Samuel Fuller's Bell and Howell Camera / © Courtesy of the Academy of Motion Picture Arts and Sciences, Beverly Hills, California, Coll. Christa Fuller John Ford, George Stevens, and Samuel Fuller entertained audiences with American cinema classics like The Grapes of Wrath, Shane, and The Big Red One. But their most important contribution to history was their work in the U.S. Armed Forces and Secret Services. The Museum of Jewish Heritage's new exhibition, Filming the Camps: John Ford, Samuel Fuller, George Stevens: From Hollywood to Nuremberg, presents rare footage of the liberation of Dachau with detailed directors' notes and the documentary produced as evidence for the Nuremberg trials. One fascinating thing about the exhibit is that it enables us to view the footage in its historical context and read the accompanying narratives written by the cameramen and writers, practically in real-time, as soon as they finished shooting for the day. »
The 2010 film Defcon 2012 has suddenly experienced a bit of a rise in popularity due to its subject matter and the coming 2012 end-of-the-world prophecy. Check out what producers of the film had to say and see the ... unique ... trailer.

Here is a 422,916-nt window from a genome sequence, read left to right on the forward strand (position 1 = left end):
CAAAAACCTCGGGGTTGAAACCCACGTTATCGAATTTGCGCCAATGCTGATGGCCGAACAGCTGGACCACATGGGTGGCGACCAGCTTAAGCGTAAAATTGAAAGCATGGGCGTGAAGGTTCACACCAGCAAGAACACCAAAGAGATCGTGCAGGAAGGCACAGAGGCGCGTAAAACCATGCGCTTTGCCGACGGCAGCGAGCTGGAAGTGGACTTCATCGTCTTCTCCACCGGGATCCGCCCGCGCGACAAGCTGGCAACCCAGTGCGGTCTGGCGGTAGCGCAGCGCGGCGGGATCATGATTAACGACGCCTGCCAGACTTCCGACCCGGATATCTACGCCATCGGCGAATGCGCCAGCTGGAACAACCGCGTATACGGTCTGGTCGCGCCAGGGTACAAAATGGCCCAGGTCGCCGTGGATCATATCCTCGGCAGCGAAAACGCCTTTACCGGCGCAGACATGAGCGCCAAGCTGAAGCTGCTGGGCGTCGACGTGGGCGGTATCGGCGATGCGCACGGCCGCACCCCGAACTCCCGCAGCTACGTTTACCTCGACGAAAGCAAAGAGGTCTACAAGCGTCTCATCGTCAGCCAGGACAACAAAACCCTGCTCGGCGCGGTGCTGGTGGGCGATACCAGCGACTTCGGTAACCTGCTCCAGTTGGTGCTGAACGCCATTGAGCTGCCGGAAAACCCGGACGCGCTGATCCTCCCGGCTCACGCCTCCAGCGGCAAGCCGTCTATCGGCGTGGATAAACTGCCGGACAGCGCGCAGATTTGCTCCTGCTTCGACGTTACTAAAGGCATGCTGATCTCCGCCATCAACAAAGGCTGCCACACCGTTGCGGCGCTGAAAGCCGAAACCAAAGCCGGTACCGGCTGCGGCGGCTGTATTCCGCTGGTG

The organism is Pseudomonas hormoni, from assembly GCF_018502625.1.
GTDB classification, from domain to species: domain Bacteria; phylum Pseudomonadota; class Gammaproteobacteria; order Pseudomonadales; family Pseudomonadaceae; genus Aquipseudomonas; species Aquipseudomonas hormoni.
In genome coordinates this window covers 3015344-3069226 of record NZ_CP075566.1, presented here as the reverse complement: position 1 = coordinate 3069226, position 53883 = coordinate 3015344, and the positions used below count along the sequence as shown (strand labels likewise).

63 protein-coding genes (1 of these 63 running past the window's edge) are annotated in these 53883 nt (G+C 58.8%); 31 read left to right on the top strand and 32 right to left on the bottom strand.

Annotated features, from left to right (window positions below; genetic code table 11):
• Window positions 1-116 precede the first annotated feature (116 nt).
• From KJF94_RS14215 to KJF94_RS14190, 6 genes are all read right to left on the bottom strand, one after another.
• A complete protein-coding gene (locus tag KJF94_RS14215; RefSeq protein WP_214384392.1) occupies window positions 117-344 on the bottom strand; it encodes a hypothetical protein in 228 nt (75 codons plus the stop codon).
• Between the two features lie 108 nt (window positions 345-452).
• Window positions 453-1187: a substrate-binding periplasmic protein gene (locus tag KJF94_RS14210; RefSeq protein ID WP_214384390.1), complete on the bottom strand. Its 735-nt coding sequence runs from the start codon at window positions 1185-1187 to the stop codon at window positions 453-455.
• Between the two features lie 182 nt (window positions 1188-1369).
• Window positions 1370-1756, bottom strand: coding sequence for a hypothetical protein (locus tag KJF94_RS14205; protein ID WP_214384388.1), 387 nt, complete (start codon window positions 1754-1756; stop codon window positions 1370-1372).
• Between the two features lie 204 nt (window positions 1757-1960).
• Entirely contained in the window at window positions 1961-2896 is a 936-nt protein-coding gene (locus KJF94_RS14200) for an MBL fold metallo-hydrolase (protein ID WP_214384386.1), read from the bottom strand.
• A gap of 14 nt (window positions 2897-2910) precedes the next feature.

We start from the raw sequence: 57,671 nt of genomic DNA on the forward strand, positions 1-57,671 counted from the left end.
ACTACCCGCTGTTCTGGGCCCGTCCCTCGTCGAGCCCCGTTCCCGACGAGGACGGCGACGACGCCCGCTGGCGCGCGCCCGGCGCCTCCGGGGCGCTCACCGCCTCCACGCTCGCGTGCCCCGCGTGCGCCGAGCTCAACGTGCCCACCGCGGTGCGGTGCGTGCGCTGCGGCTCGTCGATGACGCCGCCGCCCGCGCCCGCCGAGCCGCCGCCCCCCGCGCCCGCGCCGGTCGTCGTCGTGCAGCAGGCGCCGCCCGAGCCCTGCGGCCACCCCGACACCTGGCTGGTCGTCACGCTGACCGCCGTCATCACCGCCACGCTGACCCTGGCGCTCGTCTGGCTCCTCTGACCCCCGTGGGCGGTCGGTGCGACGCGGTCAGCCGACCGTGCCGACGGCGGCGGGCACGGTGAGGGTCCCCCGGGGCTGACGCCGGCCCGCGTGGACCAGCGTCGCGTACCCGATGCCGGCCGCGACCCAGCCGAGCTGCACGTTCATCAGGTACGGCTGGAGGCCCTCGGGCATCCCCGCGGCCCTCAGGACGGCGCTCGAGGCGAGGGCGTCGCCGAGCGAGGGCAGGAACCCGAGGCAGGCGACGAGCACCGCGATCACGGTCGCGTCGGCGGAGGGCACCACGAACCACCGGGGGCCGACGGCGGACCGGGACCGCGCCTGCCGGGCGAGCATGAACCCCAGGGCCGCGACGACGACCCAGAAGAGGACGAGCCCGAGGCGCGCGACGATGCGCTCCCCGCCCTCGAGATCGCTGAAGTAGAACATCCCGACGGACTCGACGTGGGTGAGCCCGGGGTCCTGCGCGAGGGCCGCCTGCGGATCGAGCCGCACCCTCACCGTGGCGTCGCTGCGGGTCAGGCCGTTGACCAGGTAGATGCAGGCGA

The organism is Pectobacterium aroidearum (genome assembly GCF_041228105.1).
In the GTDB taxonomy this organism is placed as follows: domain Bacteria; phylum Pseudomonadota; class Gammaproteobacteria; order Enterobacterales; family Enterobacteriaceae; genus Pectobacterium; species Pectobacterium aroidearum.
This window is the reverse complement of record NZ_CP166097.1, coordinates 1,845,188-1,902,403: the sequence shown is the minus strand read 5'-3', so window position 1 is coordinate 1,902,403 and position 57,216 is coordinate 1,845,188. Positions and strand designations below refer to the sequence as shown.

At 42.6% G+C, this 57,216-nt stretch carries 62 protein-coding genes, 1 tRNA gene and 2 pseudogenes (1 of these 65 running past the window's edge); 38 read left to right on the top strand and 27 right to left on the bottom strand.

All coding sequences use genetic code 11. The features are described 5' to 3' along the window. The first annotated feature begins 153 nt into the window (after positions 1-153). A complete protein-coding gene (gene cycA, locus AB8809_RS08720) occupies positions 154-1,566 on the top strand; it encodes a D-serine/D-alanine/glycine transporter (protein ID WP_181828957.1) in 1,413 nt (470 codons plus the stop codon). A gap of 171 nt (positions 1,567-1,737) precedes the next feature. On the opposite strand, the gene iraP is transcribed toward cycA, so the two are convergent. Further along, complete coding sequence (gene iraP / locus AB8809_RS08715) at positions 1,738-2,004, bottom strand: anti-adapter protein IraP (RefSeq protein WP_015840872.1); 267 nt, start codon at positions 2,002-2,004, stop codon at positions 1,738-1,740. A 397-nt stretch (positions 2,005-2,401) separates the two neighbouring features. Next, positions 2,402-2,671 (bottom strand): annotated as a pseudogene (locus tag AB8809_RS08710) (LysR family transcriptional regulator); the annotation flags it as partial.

You certainly have to give this group points for exuberance. Read the press release below ... actually, watch the trailer first, then read the press release below. After that all you can do is sit back and watch Defcon 2012 take over the world. Give them a like on the official Defcon 2012 Facebook page and maybe they'll spare your life when they rule with an iron fist!
From the Press Release
Producer Carolina Ford Lichtenstein and Brian Shotwell's micro-budget and experimental science fiction film Defcon 2012 has become a smash international hit because of foreign distribution and sales. The story about a film director, his cast and crew vanishing on »
- Doctor Gash
Classic films Zorba the Greek and The Grapes of Wrath are getting the Blu-ray upgrade on June 5th from Twentieth Century Fox Home Entertainment. Cinefiles and collectors can pre-order both films exclusively through Screen Archives to receive the Blu-ray in advance on April 3rd. Featuring unforgettable Oscar-nominated performances by Henry Fonda and Anthony Quinn, these stunning masterpieces are a must-have for any film-lover.s library. The Grapes of Wrath: Based on the Pulitzer Prize winning novel .The Grapes of Wrath. by author John Steinbeck, the eponymous film is directed by four-time Academy Award winner John Ford and stars Henry Fonda, John Carradine, and Jane Darwell. The film won two Academy Awards including Best Director (John Ford) »
- Patrick Luce